Displacement
//Bidang// (detail), Iban people. Upper Rajang river, Kapit Division of Sarawak, 20th century, 110 x 61 cm. Ikat technique. From the Teo Family collection, Kuching. Photograph by D Dunlop.
Bidang (detail), Iban people. Upper Rajang river, Kapit Division of Sarawak, 20th century, 110 x 61 cm. Ikat technique. From the Teo Family collection, Kuching. Photograph by D Dunlop.

Let particle P be described by an ordered chain of events

$\Psi ^{\sf{P}} = \left( \sf{P}_{1}, \sf{P}_{2}, \sf{P}_{3} \ \ldots \ \sf{P}_{\it{k}} \ \ldots \ \right)$

that is repetitive so that $\Psi$ may also be written as

$\Psi ^{\sf{P}} = \left( \sf{\Omega}_{1} , \sf{\Omega}_{2} , \sf{\Omega}_{3} \ \ldots \ \right)$

where each orbital cycle $\sf{\Omega}$ is composed of $N$ sub-orbital events

$\sf{\Omega} = \left( \sf{P}_{1}, \sf{P}_{2}, \sf{P}_{3} \ \ldots \ \sf{P}_{ \it{N}} \right)$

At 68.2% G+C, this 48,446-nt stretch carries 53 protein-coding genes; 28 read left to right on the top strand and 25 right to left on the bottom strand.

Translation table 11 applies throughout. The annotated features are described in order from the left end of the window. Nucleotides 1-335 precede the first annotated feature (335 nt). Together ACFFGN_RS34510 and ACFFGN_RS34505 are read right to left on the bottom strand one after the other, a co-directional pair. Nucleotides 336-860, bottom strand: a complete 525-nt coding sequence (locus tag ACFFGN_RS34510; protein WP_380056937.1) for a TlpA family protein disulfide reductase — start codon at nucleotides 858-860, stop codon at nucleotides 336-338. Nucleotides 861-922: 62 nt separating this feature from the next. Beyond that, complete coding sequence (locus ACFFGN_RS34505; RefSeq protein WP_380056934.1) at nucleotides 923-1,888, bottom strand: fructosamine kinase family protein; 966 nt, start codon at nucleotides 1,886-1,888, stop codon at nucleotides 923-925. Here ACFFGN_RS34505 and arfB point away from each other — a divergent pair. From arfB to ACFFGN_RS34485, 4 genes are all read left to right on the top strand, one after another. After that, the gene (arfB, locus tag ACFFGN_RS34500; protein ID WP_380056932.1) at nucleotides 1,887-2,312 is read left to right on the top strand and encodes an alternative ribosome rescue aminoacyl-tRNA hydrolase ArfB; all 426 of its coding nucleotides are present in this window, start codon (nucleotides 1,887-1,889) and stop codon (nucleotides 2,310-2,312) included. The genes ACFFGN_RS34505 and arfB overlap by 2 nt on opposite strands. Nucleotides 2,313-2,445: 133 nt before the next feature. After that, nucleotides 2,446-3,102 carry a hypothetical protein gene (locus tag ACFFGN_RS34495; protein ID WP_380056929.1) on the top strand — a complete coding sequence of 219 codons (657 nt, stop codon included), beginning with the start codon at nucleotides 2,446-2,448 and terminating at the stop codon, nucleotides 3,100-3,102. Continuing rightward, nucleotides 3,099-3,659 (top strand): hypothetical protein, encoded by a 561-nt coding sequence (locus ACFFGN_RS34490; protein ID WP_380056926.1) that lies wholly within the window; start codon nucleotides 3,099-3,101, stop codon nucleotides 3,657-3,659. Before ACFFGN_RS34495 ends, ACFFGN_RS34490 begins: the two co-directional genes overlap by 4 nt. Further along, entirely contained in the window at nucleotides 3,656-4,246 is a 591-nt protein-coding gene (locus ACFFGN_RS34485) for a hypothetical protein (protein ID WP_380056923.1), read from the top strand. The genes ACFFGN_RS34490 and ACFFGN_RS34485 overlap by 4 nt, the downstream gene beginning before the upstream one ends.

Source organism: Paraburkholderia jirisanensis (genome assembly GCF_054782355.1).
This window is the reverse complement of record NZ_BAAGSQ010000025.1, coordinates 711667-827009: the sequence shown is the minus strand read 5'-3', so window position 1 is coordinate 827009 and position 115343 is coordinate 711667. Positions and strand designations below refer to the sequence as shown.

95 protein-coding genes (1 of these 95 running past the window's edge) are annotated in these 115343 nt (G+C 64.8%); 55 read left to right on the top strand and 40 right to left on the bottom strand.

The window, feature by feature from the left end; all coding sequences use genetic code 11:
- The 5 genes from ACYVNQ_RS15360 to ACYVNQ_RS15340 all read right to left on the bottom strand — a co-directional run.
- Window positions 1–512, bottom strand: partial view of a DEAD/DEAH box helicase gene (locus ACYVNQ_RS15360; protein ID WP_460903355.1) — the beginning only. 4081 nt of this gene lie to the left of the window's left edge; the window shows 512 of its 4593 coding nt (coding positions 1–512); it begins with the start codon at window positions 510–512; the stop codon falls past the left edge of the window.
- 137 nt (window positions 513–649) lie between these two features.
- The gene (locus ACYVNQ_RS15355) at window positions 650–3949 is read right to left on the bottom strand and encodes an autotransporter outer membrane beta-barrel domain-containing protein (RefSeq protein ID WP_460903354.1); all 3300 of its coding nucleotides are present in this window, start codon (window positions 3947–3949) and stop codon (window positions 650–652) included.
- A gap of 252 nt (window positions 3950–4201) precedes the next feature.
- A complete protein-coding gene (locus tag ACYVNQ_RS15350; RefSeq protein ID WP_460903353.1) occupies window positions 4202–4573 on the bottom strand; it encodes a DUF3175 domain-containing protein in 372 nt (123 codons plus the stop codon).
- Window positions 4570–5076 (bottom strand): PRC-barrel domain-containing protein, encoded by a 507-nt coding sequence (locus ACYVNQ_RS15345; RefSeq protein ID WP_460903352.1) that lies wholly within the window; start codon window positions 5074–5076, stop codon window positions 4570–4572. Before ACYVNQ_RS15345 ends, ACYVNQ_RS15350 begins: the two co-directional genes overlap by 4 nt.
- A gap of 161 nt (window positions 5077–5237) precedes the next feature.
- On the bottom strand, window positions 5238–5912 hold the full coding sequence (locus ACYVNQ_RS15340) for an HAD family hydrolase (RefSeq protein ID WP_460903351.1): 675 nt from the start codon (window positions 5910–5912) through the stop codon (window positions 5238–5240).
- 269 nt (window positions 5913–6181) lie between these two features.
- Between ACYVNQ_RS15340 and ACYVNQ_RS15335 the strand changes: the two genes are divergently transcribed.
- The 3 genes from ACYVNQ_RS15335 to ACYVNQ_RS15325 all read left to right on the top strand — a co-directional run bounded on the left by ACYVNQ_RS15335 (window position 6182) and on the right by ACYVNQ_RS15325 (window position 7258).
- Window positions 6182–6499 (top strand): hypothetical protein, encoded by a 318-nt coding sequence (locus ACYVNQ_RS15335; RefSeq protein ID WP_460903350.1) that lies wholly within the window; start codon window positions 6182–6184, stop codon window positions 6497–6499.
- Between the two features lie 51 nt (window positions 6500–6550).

Let P be described by $\delta _{\hat{m}}$, $\delta _{\hat{e}}$ and $\delta _{z}$ which specify its spatial orientation, $R$ its orbital radius and $\lambda$ its wavelength. We use these characteristics to define the following numbers for describing sub-orbital events

$\begin{align} &dx \equiv \delta _{\hat{m}} \frac{ R \sin{\! 2 \theta } }{N } \\ \ \\ &dy \equiv \delta _{\hat{e}} \frac{ R \cos{\! 2 \theta } }{N } \\ \ \\ &dz \equiv \delta _{z} \frac{ \lambda }{\,N \,} \end{align}$

where $\theta$ is the phase angle. Then using the spatial axes $\hat{x}$, $\hat{y}$ and $\hat{z}$ the displacement vector is defined as

$d\bar{r} \equiv dx \, \hat{x} + dy \, \hat{y} + dz \, \hat{z}$

If we switch to implicitly using Cartesian basis vectors, we can express the displacement as an ordered set

$d\bar{r} = \left( dx, dy, dz \right)$

WikiMechanics uses a finite categorical scheme of binary distinctions to describe sensation. So the number of sub-orbital events may be large but not infinite. In principle $N$ is finite and accordingly displacements may be small, negligible or nil, but not infinitesimal. Later we may assume that $N$ is large enough to make an approximation to spatial continuity, then allowing the use of calculus.

Right.png Next step: position.
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